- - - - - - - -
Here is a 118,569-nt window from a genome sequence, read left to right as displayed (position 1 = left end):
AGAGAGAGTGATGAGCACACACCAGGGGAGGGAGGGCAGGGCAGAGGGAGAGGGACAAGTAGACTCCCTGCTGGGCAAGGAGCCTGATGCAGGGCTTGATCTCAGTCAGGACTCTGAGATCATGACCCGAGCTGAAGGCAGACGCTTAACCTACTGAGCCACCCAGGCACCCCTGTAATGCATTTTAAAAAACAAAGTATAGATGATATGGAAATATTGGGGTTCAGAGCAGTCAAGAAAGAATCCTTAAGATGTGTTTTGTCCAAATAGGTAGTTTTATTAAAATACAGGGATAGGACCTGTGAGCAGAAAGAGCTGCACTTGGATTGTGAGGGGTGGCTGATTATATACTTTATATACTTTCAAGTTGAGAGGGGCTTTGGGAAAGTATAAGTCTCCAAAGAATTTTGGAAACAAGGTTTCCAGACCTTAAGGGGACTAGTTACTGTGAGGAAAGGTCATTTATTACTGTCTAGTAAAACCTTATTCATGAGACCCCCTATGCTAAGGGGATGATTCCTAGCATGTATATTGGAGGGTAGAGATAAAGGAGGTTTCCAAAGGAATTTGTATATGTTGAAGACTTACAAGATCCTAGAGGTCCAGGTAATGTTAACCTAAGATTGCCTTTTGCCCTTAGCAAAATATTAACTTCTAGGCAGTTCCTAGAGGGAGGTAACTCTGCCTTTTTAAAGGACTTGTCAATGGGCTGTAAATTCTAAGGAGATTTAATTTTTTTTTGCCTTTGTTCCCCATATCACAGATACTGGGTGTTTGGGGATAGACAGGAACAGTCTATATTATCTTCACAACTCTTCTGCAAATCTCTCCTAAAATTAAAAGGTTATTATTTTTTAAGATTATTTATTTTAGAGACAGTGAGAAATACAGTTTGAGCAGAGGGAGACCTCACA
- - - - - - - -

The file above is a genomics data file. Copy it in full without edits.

Here is a 118,569-nt window from a genome sequence, read left to right as displayed (position 1 = left end):
AGAGAGAGTGATGAGCACACACCAGGGGAGGGAGGGCAGGGCAGAGGGAGAGGGACAAGTAGACTCCCTGCTGGGCAAGGAGCCTGATGCAGGGCTTGATCTCAGTCAGGACTCTGAGATCATGACCCGAGCTGAAGGCAGACGCTTAACCTACTGAGCCACCCAGGCACCCCTGTAATGCATTTTAAAAAACAAAGTATAGATGATATGGAAATATTGGGGTTCAGAGCAGTCAAGAAAGAATCCTTAAGATGTGTTTTGTCCAAATAGGTAGTTTTATTAAAATACAGGGATAGGACCTGTGAGCAGAAAGAGCTGCACTTGGATTGTGAGGGGTGGCTGATTATATACTTTATATACTTTCAAGTTGAGAGGGGCTTTGGGAAAGTATAAGTCTCCAAAGAATTTTGGAAACAAGGTTTCCAGACCTTAAGGGGACTAGTTACTGTGAGGAAAGGTCATTTATTACTGTCTAGTAAAACCTTATTCATGAGACCCCCTATGCTAAGGGGATGATTCCTAGCATGTATATTGGAGGGTAGAGATAAAGGAGGTTTCCAAAGGAATTTGTATATGTTGAAGACTTACAAGATCCTAGAGGTCCAGGTAATGTTAACCTAAGATTGCCTTTTGCCCTTAGCAAAATATTAACTTCTAGGCAGTTCCTAGAGGGAGGTAACTCTGCCTTTTTAAAGGACTTGTCAATGGGCTGTAAATTCTAAGGAGATTTAATTTTTTTTTGCCTTTGTTCCCCATATCACAGATACTGGGTGTTTGGGGATAGACAGGAACAGTCTATATTATCTTCACAACTCTTCTGCAAATCTCTCCTAAAATTAAAAGGTTATTATTTTTTAAGATTATTTATTTTAGAGACAGTGAGAAATACAGTTTGAGCAGAGGGAGACCTCACA